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Decision-Making in Inclusive Education:
The Role of Special Education Directors

By Chris Sonenblum

Directors of special education at the school and district levels have a key role in facilitating the inclusion of all learners in typical learning environments. There are several facets of the director’s role that are important in protecting the rights of individuals while promoting healthy educational systems. The recent emphasis on quality and accountability in public education further highlights the significance of the director’s work with both individualized and school and district-wide decision-making.

Adapting the Environment

In the early stages of implementation of inclusion, special education directors committed the resources to adapt learning environments. That meant joining in facilities-planning by school districts and communities to form new assumptions about what classrooms might look like and how much space might be needed to accommodate unique equipment and additional staff to address the needs of students with severe and multiple disabilities in typical schools. Prior to the subsequent advances in building codes and the provisions of the Americans with Disabilities Act and revisions to Section 504 related to accessibility, directors and others were necessarily preoccupied with the physical adaptations to buildings. Ramps, changing tables, and other adaptations of toileting facilities were added. Some of the discussions that took place among the maintenance engineers and custodians and electricians who made these adaptations were as critical to increasing community awareness of the rights of individuals with disabilities as the professional development activities and student awareness programs designed to facilitate inclusion.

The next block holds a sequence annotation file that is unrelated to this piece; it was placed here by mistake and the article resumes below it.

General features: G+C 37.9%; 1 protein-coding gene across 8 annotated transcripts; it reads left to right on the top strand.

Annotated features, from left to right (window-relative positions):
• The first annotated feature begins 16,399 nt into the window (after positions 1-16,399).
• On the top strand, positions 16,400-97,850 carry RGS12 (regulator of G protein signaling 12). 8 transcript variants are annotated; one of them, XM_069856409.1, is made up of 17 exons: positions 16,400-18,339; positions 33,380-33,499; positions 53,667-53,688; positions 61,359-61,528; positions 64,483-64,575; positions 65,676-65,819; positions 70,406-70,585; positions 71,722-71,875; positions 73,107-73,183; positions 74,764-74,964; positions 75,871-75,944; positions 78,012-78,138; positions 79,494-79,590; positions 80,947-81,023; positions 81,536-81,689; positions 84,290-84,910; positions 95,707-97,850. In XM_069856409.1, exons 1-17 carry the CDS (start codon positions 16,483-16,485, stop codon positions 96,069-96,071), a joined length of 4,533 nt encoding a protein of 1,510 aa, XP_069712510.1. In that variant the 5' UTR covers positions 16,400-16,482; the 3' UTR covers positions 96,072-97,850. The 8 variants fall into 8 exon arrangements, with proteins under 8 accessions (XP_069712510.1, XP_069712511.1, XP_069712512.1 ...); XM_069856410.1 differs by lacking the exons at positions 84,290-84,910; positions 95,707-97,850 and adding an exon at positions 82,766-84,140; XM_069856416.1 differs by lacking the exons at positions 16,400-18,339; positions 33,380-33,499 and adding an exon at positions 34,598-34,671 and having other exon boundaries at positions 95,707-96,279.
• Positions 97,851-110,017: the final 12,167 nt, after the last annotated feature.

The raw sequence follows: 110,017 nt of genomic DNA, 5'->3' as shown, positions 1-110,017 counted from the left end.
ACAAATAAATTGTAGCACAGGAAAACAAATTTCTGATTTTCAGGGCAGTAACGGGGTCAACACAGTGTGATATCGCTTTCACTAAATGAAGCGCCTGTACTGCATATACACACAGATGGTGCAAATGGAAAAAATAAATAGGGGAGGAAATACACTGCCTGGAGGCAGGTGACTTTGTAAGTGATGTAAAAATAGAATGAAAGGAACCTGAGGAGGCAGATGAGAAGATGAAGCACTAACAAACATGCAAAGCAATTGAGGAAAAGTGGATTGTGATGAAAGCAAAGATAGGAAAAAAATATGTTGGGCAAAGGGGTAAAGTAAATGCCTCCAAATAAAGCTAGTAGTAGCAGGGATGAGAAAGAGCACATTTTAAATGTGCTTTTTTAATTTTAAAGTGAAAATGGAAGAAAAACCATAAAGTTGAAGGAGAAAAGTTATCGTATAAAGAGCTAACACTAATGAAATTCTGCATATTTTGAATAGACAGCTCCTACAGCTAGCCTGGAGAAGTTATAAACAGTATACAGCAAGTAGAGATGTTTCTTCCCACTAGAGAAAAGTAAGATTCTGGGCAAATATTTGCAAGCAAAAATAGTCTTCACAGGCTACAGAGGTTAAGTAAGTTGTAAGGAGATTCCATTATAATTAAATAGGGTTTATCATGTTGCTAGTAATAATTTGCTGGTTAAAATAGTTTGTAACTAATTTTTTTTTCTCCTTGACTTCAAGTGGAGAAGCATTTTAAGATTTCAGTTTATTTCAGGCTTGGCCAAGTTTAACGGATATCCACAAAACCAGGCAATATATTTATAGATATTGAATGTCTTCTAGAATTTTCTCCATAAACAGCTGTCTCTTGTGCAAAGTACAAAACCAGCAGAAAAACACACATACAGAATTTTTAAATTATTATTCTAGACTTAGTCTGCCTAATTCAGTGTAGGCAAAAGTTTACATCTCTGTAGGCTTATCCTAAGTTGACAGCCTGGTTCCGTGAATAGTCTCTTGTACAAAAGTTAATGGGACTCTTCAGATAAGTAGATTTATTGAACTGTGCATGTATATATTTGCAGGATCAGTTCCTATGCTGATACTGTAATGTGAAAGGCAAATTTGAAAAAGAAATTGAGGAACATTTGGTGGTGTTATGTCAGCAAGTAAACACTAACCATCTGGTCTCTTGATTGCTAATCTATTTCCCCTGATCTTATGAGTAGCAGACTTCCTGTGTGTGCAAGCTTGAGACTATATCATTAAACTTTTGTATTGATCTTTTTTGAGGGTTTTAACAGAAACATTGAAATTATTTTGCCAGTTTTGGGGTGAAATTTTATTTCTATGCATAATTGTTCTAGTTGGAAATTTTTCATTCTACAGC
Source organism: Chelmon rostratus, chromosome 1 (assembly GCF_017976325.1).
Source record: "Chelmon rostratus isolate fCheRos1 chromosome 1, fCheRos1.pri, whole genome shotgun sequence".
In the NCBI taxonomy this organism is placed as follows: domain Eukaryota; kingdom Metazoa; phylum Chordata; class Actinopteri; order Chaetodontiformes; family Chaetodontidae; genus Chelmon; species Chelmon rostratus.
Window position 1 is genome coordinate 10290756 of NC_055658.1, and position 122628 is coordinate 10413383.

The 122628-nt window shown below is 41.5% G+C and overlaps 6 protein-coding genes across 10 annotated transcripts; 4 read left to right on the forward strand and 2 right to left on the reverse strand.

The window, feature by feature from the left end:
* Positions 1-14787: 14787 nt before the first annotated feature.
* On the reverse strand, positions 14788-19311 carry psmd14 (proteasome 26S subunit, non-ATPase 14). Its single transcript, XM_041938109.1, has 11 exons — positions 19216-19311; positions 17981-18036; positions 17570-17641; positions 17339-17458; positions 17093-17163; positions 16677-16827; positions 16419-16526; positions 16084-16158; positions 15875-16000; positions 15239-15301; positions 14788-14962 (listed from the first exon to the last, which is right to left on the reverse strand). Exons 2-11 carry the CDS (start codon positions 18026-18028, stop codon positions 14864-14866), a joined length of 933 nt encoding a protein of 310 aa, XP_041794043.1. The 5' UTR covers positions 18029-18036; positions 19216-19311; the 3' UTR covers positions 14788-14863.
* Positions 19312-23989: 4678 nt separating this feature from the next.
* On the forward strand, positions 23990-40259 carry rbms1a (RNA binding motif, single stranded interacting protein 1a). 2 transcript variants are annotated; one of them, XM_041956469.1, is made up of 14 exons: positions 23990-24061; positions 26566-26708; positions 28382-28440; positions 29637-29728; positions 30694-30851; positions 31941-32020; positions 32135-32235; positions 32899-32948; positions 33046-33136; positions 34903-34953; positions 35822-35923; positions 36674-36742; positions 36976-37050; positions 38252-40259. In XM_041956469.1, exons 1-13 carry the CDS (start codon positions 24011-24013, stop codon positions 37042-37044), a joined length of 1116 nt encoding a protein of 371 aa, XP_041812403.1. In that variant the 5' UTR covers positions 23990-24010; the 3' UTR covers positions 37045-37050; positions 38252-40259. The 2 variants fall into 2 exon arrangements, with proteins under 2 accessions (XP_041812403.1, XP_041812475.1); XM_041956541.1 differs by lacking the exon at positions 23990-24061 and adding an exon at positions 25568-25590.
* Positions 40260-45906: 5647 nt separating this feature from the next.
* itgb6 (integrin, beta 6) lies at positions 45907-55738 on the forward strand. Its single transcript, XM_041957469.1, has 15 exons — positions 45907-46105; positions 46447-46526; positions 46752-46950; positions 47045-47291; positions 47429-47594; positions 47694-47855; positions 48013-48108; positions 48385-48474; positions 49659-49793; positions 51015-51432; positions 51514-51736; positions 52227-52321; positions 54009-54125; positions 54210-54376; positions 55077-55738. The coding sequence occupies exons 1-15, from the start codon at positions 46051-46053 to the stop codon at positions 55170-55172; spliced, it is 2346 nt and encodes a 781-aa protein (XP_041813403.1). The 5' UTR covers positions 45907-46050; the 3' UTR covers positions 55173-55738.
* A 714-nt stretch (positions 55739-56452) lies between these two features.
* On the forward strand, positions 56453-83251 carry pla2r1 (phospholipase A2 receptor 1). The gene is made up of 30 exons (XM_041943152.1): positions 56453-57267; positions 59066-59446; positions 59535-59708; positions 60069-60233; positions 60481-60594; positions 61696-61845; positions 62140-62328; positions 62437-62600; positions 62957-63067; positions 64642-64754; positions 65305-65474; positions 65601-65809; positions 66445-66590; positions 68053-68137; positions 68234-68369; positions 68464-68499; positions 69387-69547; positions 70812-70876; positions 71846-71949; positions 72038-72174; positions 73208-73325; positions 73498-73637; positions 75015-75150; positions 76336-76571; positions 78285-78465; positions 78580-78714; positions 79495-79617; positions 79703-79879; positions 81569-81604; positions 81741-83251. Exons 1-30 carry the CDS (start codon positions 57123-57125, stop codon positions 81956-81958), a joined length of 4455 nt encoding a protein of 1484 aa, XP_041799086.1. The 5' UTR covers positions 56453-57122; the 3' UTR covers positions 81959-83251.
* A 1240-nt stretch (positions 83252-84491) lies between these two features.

Creating the Culture